(Notice how Lilly's basket matches her dress, which matched my dress? And the fan as a homage to my love for China? Click on the images to see detail!)
Though I literally spent 90% of my wedding week making all this jewelry, I loved every minute of it! And when someone at the wedding noticed that all my ladies were wearing coordinating jewelry that I made and suggested I sell it, well, the rest is history.

June 22, 2009

My first interview :)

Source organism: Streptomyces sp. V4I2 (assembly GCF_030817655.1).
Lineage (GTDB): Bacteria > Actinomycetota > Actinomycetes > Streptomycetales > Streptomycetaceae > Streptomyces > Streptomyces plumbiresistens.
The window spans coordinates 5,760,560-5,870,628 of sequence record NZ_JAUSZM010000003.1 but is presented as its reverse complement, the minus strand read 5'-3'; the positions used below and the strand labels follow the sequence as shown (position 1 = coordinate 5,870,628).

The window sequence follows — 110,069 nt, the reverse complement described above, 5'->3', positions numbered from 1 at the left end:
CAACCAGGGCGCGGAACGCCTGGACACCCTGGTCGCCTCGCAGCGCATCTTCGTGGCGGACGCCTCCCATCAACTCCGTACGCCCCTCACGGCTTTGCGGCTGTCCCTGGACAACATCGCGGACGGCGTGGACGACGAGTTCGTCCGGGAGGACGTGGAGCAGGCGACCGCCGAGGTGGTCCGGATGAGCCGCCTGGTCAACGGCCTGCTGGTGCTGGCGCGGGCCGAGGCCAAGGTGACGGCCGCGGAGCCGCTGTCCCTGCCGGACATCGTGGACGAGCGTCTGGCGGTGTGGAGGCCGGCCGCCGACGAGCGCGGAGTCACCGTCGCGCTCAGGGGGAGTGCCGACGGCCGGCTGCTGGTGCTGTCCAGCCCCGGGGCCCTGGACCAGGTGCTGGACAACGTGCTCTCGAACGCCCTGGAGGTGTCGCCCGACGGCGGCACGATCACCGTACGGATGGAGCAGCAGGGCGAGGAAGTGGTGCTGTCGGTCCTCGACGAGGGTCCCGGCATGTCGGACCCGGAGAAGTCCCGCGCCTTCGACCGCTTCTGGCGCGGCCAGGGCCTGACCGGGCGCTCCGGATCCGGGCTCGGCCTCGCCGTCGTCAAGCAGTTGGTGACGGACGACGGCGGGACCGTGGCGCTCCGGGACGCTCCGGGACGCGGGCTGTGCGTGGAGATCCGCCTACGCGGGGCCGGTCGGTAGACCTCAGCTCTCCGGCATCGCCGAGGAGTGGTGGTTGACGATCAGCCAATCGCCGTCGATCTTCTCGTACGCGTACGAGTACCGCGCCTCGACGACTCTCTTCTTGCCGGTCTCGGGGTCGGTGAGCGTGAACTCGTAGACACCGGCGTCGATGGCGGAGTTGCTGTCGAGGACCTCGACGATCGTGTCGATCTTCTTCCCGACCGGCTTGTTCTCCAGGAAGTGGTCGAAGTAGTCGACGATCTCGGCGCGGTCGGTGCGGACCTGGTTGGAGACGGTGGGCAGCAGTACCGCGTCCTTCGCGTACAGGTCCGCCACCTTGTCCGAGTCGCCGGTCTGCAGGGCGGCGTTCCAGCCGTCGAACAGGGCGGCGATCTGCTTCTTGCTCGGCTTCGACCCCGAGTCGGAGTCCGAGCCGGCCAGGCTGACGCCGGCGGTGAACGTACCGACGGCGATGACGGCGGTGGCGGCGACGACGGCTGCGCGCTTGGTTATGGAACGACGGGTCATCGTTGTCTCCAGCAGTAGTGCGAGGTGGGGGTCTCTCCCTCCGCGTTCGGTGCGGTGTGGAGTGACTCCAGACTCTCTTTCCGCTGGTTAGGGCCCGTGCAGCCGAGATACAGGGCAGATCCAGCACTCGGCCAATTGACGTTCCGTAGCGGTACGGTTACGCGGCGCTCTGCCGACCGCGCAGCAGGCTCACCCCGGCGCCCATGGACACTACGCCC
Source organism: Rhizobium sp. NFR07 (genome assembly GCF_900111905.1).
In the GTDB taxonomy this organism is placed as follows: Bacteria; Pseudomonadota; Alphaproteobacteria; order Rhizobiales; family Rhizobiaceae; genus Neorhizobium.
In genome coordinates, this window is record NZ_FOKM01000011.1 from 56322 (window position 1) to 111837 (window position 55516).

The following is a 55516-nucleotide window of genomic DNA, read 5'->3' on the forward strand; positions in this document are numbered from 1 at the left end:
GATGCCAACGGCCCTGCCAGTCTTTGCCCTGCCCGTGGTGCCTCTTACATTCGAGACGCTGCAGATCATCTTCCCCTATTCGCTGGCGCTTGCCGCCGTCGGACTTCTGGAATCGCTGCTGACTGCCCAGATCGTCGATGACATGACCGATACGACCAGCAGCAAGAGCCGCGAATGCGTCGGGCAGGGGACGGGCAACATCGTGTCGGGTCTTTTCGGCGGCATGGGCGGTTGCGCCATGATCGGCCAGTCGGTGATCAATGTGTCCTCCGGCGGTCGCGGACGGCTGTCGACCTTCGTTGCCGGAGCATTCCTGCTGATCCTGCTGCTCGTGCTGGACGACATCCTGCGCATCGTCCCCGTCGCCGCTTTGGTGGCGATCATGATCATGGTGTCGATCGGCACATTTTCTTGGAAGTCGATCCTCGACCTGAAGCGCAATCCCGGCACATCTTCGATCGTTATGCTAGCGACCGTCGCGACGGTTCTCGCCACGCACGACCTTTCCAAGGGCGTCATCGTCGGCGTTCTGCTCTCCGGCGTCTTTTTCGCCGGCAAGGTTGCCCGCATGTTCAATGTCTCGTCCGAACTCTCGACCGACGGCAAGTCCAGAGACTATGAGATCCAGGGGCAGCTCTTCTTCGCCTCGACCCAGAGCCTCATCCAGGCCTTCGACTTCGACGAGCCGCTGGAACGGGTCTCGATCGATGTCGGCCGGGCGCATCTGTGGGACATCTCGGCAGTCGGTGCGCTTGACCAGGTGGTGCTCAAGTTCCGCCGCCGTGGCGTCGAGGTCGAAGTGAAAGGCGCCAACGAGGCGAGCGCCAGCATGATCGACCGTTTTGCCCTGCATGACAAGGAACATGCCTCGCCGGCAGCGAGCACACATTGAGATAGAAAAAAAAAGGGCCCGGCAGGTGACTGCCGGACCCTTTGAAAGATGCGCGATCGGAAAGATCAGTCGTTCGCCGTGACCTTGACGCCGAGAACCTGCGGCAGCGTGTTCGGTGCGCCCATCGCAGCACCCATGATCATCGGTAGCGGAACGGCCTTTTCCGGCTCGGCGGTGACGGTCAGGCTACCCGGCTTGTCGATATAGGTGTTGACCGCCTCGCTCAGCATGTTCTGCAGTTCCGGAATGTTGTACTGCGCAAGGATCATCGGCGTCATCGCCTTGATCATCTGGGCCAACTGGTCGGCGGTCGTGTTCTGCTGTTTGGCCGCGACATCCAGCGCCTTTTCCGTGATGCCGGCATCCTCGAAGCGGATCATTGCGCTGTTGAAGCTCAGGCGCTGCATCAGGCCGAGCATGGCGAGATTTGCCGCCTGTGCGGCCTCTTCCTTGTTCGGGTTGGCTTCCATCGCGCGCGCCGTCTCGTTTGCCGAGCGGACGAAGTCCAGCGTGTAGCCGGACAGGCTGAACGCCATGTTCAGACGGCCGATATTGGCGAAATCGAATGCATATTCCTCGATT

NOTE: This week I plan to feature pictures and inspiration behind all that I did by hand for my wedding, since my one-year wedding anniversary is this Sunday :) Today's post goes with this theme as I mentioned how I got my start on Etsy (my wedding) and some of the jewelry that came out of it. Last week a fellow Blogger/Etsy seller asked if she could interview me for her "Inspirational Monday" feature. RedRubyonFire, a graphic artist out of Australia, features this weekly interview in order to “motivate and uplift the spirits of less experienced sellers.” I, of course, couldn’t resist, and am humbled that someone considers my shop “experienced!” I not only enjoyed the whole process of the interview, but was really surprised with how I answered the questions of how I see my shop and experience as an Etsy seller after just 3+ months since I “officially” launched my site. Here is the interview (as seen on RebRubyonFire’s blog!) “Today we will be inspired by a lovely shop Beadup and it's owner Christyn. Opened in Aug 2008, Bead up has made 60 sales so far. Besides this Esty business, Christyn is employed fulltime at an LA Studio. For all of you who are questioning your abilities as you need to divide time and attention between your Etsy shop and a full time job, read on! RROF - Firstly tell us something about your shop, how you got started and why you wanted to start an online business? Beadup - It all started with my own wedding, actually (a year ago this Sunday!). I will admit, I am a little OCD, and couldn’t find any jewelry that I thought best suited my dress and that of my bridesmaids. I found myself investigating a piece of jewelry posted online that was wicked expensive and thought to myself “Dude. I could make that.” I went to Chinatown in San Francisco, bought a bunch of pearls, crystals, and findings, and got to work. Not only was I thrilled with how it all turned out, but my bridesmaids and attendants were grateful for the homemade effect of their jewelry. “Why aren’t you selling this stuff, Christyn?” I did a double take and realized, “Yeah, why AREN’T I selling it?” I knew that I didn’t want to make things merely to sell them, but rather to share the joy of affordable, homemade, unique jewelry creations. I chose Etsy as a venue because it’s very user friendly and is such a gift to all artisans out there. I am honored to be considered part of the Etsy family.